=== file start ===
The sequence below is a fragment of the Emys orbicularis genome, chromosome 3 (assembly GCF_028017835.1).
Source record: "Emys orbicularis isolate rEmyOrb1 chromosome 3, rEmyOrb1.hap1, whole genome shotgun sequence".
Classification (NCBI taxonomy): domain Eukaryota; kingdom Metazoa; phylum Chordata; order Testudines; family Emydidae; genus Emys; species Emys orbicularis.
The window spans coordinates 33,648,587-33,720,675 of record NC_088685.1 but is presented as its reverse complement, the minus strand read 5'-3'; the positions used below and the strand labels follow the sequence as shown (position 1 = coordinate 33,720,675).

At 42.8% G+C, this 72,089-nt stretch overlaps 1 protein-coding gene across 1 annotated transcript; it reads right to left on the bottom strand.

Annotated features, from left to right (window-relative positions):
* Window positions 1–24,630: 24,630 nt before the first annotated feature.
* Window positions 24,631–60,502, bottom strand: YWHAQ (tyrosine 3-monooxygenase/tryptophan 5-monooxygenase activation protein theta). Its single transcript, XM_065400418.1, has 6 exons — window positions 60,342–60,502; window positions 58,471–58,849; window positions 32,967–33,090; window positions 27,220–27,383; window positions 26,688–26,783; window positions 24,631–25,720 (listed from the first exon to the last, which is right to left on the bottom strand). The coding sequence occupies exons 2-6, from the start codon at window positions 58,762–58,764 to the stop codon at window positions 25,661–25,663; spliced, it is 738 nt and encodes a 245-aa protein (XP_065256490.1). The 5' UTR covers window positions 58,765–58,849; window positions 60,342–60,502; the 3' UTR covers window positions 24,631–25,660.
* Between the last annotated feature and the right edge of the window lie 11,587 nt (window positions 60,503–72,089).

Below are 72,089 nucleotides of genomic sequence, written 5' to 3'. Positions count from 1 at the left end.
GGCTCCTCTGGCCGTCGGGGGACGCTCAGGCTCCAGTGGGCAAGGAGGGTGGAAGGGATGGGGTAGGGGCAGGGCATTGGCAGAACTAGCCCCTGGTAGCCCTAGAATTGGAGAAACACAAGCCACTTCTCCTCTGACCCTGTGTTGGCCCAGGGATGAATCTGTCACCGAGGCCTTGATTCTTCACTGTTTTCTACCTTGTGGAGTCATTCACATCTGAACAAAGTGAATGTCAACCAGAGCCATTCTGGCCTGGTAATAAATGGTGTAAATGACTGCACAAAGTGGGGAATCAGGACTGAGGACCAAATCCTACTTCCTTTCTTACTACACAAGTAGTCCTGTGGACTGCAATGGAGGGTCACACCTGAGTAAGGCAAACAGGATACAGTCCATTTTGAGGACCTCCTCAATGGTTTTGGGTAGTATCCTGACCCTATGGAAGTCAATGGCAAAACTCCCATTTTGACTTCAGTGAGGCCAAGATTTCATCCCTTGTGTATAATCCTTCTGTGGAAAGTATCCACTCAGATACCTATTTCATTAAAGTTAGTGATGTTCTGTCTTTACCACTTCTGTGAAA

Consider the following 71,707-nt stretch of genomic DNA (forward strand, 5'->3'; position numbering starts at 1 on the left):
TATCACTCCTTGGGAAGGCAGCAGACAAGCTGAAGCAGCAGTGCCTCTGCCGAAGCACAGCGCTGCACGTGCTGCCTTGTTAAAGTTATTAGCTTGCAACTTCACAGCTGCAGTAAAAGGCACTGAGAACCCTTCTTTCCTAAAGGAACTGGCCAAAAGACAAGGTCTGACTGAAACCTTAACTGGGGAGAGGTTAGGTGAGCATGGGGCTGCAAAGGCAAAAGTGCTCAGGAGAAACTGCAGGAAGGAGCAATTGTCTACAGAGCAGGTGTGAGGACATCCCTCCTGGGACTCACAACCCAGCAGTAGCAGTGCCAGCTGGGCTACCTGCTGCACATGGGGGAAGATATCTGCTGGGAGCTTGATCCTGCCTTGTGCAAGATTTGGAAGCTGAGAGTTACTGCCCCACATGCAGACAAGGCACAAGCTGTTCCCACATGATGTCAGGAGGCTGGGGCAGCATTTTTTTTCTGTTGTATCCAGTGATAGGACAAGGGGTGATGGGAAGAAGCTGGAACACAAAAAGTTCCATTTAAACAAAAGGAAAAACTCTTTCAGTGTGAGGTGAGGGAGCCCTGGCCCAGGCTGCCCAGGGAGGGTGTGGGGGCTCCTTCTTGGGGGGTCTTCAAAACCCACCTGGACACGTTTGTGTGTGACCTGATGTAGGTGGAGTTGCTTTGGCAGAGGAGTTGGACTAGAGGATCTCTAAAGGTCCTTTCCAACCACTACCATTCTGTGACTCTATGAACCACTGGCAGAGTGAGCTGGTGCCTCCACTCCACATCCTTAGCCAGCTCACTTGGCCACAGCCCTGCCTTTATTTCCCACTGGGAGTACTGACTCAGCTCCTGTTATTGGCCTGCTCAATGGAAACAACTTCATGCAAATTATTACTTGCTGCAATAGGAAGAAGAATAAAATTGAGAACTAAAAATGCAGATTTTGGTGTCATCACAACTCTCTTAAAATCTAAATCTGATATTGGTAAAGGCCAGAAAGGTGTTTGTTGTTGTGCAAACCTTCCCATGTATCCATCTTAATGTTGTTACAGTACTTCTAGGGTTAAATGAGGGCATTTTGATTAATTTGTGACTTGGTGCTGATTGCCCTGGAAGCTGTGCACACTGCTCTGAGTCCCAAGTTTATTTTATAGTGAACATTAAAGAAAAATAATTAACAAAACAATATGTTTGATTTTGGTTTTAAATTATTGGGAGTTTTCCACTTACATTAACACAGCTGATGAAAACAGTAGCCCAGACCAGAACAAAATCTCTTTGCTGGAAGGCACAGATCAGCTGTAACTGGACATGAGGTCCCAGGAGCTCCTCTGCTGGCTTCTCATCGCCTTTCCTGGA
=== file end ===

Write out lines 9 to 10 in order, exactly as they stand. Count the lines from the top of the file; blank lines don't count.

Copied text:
* Between the last annotated feature and the right edge of the window lie 11,587 nt (window positions 60,503–72,089).

Below are 72,089 nucleotides of genomic sequence, written 5' to 3'. Positions count from 1 at the left end.